You will need one of these fairly early on in your flying training, so most people opt for the one they will ultimately need as a professional pilot - the Class 1 medical. The initial issue of this certificate has to be done by the CAA at Gatwick, although subsequent revalidations can be done elsewhere.

  • Medical examination fee

Private Pilot Licence (PPL)
You will need one as a pre-requisite to starting your commercial pilot training. It does not have to be a JAA PPL, it can be a PPL issued by almost any country in the world provided they are an ICAO signatory. The particular requirements will vary depending on the authority.

In the UK, you need to budget for the following:
  • A minimum of 45 hours flying training
  • Fees for 7 multiple choice examinations, plus books and any tuition required
  • Equipment such as a kneeboard and stopwatch, aviation charts and pens, and a flight computer (note: for your later written exams you will require a particular flight computer made by Pooleys called the CRP-5. Unless you intend to build up a nice collection of different flight computers, this is the sensible buy despite it's price tag!)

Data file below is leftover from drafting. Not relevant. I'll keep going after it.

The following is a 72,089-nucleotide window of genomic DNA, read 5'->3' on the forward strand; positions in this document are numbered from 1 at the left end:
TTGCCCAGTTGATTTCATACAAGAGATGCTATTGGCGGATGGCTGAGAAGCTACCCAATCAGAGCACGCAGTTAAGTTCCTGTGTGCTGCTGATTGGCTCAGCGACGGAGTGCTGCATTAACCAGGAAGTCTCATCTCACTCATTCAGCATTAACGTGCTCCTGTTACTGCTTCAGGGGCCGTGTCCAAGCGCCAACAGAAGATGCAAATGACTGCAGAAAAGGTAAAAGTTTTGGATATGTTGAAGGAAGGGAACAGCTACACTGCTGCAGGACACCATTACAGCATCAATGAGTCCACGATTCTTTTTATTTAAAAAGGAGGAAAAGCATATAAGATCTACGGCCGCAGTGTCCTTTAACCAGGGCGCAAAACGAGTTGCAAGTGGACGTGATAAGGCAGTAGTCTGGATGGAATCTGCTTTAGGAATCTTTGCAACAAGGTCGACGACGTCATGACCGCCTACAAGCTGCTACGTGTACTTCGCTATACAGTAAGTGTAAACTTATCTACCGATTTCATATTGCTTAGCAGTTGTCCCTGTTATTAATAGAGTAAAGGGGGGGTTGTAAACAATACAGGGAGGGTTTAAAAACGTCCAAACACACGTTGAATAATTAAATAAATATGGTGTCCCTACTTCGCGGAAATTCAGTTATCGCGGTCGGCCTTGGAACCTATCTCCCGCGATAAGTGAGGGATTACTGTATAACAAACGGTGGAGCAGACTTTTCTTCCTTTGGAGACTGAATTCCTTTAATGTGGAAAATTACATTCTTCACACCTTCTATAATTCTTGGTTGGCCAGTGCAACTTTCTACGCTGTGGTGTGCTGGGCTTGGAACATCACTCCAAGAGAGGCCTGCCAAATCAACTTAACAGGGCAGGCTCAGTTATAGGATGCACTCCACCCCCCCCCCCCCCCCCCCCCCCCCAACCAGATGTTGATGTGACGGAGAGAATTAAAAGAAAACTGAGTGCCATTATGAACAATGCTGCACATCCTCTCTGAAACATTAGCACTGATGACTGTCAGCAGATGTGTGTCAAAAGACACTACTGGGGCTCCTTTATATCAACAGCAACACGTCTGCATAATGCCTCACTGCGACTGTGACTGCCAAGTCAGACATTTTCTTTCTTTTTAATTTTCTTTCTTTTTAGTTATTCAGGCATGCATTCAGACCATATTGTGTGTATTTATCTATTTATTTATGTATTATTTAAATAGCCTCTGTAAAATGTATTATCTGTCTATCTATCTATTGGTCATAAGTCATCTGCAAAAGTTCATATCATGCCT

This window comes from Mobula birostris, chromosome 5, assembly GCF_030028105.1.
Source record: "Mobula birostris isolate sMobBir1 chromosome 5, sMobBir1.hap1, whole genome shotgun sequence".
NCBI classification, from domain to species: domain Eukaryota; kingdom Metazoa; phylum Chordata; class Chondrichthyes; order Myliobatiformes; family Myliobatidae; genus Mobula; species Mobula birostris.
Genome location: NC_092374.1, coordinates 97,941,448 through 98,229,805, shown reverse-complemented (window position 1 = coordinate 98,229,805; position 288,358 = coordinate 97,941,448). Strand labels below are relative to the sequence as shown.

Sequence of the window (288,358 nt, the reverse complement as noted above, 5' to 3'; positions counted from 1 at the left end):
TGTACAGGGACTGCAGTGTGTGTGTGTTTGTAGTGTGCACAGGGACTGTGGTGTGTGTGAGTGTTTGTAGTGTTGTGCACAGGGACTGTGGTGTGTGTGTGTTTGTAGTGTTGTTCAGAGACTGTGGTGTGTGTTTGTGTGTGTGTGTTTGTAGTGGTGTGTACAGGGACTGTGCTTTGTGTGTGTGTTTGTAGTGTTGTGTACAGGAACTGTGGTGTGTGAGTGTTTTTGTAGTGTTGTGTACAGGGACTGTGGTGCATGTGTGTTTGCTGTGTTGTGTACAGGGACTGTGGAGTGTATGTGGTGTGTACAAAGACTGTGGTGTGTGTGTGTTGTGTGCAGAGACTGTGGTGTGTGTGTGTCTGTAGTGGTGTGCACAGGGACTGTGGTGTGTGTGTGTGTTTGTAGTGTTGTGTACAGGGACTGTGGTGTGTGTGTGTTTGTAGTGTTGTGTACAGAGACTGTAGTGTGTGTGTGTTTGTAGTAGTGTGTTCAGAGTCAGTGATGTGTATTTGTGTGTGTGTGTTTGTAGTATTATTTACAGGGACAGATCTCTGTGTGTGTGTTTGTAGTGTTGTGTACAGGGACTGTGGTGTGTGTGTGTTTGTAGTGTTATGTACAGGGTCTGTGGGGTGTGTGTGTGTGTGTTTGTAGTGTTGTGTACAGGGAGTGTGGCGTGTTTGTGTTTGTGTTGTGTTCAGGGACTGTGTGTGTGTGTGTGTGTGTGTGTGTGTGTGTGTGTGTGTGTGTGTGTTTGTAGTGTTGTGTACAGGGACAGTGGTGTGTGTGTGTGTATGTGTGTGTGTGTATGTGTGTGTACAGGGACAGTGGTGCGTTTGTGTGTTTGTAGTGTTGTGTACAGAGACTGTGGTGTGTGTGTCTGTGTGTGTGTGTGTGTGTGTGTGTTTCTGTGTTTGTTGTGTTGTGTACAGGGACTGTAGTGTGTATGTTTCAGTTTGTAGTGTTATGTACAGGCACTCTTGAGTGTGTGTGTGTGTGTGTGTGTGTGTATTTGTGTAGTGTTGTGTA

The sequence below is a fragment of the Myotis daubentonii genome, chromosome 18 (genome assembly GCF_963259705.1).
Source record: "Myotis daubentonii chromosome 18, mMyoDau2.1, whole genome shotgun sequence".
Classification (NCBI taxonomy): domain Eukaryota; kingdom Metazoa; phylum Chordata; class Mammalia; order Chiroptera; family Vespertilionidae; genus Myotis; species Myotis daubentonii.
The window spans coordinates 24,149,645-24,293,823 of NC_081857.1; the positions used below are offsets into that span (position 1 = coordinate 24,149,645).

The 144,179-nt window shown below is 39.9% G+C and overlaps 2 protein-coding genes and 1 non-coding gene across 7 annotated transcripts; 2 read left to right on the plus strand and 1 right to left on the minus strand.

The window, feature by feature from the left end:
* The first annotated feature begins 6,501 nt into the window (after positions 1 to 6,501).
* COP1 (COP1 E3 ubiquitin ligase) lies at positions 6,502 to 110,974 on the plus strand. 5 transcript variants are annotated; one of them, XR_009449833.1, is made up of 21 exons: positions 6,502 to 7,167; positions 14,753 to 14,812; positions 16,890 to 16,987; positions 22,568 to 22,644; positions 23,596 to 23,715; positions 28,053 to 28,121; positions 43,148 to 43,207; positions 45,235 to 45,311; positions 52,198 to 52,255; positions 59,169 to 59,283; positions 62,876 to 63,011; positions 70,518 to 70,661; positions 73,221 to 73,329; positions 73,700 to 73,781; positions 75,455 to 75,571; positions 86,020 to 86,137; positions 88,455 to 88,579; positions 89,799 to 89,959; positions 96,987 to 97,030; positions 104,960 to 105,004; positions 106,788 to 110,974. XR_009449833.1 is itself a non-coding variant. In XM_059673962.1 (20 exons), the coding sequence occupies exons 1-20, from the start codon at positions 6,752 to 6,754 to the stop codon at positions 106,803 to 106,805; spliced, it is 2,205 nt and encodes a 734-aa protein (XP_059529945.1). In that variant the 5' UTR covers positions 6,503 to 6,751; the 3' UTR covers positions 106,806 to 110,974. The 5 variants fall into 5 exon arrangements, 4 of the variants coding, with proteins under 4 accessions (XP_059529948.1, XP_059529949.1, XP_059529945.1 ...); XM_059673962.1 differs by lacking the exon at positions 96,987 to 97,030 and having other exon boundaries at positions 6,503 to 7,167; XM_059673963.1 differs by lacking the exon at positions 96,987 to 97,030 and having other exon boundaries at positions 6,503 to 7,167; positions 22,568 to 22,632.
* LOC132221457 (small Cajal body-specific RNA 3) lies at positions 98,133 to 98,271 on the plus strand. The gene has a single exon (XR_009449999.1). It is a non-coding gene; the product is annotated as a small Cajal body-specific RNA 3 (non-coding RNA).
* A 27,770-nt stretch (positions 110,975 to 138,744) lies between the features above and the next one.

• Training for a radio licence
  • Examiner fees and aircraft rental for your flying skills test
  • CAA licence issue fees

Professional Pilot Theory Exams
These can be taken at either Commercial Pilot Licence level (CPL exams) or Airline Transport Pilot Licence level (ATPL exams).

There are nine CPL exams, and currently thirteen ATPL exams.

Although both sets of exams are suitable for the issue of a commercial pilot licence, the ATPL exams additionally cover the theory requirements of an Instrument Rating (IR) and the eventual grant of an ATPL (which allows you to be a commander of a multi-pilot helicopter), whilst the CPL exams do not.

Whichever set you choose to undertake, you must do so through an approved course provider on either a full-time taught basis or through home study.

  • Course Fees
  • CAA exam fees

Hour Building
(sensible time to do your theory exams)
There is a gap between completing your PPL and being able to start your flying training for the commercial pilot licence. This is often referred to as the hour building stage and how much this will cost will depend on a number of factors: